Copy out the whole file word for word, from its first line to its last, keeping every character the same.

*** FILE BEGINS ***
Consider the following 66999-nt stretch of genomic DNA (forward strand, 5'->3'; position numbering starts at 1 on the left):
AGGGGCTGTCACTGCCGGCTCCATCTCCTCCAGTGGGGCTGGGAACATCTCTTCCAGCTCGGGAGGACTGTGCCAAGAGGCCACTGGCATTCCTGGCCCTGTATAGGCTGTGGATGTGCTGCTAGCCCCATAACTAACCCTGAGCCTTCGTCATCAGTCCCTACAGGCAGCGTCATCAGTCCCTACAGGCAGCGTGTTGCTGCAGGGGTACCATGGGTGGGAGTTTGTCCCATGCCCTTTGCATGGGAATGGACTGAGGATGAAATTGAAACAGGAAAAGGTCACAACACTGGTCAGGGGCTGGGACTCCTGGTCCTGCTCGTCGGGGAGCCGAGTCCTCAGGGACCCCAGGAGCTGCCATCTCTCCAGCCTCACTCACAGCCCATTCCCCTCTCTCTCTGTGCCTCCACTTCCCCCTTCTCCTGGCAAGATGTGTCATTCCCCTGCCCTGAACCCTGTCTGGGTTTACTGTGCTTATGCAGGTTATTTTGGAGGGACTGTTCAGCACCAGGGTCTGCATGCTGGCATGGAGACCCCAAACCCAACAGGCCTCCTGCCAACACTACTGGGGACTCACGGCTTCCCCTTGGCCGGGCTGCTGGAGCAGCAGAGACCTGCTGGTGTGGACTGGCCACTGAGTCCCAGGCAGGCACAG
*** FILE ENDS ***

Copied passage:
Consider the following 66999-nt stretch of genomic DNA (forward strand, 5'->3'; position numbering starts at 1 on the left):
AGGGGCTGTCACTGCCGGCTCCATCTCCTCCAGTGGGGCTGGGAACATCTCTTCCAGCTCGGGAGGACTGTGCCAAGAGGCCACTGGCATTCCTGGCCCTGTATAGGCTGTGGATGTGCTGCTAGCCCCATAACTAACCCTGAGCCTTCGTCATCAGTCCCTACAGGCAGCGTCATCAGTCCCTACAGGCAGCGTGTTGCTGCAGGGGTACCATGGGTGGGAGTTTGTCCCATGCCCTTTGCATGGGAATGGACTGAGGATGAAATTGAAACAGGAAAAGGTCACAACACTGGTCAGGGGCTGGGACTCCTGGTCCTGCTCGTCGGGGAGCCGAGTCCTCAGGGACCCCAGGAGCTGCCATCTCTCCAGCCTCACTCACAGCCCATTCCCCTCTCTCTCTGTGCCTCCACTTCCCCCTTCTCCTGGCAAGATGTGTCATTCCCCTGCCCTGAACCCTGTCTGGGTTTACTGTGCTTATGCAGGTTATTTTGGAGGGACTGTTCAGCACCAGGGTCTGCATGCTGGCATGGAGACCCCAAACCCAACAGGCCTCCTGCCAACACTACTGGGGACTCACGGCTTCCCCTTGGCCGGGCTGCTGGAGCAGCAGAGACCTGCTGGTGTGGACTGGCCACTGAGTCCCAGGCAGGCACAG